With rising inflation, many Americans are experiencing financial stress. This can make it hard to live the life that you want to live. Having a plan to help manage the financial stress can help improve your overall outlook. Here are seven top tips to reduce your financial stress. Our team of financial planners also give their own personal advice.
What is financial stress?
Financial stress is a constant worry about money. It can severely impact your mental and physical health. According to a recent study, a substantial number of adults in the United States between the ages of 21 and 62 felt anxiety and stress about their personal finances well before the COVID-19 pandemic. Another recent study showed that one-third of Americans are experiencing financial stress.
What can cause financial stress?
Money is one of the most universal sources of stress. Financial stress can come from something that is likely to be short term such as losing your job or having a large unexpected expense, or it can also be long term such worrying if you have enough money for retirement. No matter what the cause is of your financial stress, it can really take a toll on your body.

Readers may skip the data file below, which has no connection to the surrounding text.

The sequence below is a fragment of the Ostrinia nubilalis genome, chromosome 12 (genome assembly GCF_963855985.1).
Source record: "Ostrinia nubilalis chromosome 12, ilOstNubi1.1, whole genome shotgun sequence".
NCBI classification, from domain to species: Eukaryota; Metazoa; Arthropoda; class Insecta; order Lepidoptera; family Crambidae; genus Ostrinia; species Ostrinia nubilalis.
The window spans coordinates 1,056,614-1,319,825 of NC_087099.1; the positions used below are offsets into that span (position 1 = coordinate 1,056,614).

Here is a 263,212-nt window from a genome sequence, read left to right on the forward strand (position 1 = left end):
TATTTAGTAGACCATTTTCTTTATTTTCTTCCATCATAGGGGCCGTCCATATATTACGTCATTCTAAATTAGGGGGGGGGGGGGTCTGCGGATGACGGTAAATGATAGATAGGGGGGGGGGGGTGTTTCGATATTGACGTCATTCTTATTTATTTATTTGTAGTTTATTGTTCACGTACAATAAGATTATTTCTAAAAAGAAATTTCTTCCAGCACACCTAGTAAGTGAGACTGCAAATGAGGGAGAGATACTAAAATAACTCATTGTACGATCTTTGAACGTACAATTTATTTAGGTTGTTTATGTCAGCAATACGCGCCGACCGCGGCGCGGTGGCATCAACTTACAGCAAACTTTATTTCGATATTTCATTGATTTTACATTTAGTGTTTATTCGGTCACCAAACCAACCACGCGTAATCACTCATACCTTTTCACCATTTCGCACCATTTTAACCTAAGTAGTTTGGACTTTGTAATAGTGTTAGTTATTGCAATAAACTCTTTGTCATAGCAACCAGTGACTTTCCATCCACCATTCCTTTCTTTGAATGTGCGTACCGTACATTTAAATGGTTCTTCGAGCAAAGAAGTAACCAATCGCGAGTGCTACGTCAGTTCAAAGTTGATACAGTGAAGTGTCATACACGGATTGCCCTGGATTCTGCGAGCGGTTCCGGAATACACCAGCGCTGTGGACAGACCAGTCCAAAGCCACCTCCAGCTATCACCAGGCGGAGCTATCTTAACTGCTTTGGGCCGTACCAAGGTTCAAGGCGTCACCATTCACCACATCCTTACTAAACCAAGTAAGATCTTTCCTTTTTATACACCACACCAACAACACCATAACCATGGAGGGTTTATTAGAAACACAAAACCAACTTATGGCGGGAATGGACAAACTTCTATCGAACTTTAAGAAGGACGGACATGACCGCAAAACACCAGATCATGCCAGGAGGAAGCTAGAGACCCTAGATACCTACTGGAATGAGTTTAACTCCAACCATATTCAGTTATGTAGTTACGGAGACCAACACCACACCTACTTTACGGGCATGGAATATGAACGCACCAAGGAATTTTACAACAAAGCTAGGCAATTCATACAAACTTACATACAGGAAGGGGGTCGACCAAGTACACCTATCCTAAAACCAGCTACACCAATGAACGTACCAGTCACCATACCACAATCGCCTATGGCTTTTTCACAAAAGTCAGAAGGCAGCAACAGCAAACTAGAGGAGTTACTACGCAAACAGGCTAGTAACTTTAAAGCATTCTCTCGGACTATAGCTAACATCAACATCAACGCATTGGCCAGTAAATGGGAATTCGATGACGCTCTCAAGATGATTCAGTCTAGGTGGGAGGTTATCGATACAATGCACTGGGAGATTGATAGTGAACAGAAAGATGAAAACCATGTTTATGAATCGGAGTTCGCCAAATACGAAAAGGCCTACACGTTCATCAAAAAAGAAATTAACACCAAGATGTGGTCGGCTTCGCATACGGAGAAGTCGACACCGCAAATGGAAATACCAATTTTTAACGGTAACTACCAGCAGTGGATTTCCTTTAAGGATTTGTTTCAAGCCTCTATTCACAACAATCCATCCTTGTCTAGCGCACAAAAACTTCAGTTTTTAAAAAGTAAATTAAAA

What does financial stress do to your body?
Most people stress about money from time to time but it can become problematic when it disrupts your everyday life. Dealing with financial stress can impact your relationships, mental health, and physical health. It can have a very real impact on your body.
Whenever you are stressed then your body goes into “flight or fight” mode and releases adrenaline and cortisol into the bloodstream. If this remains elevated then financial stress can cause many problems such as increased blood pressure, increased heart rate, sleep issues, weight gain, headaches, and more.
This is why it’s important to take control of your finances and reduce your financial stress. The saying is true: health is wealth! If you experience any side effects due to your financial stress then it’s important to talk to a healthcare professional.
How can I relieve financial stress (7 tips)?
1. Start tracking your spending
Have you ever wondered where all of your money is going? Tracking your spending is a great way to find out. This will enable you to see which expenses are essential, if there are any expenses that you can cut, and if there is any money that you can save. You might be able to cut your daily Starbucks or a streaming subscription you’re not using. By tracking your spending, it will help empower you. Once you know where your money is going, then you know you can do something about it.
2. Create a monthly budget (and stick to it)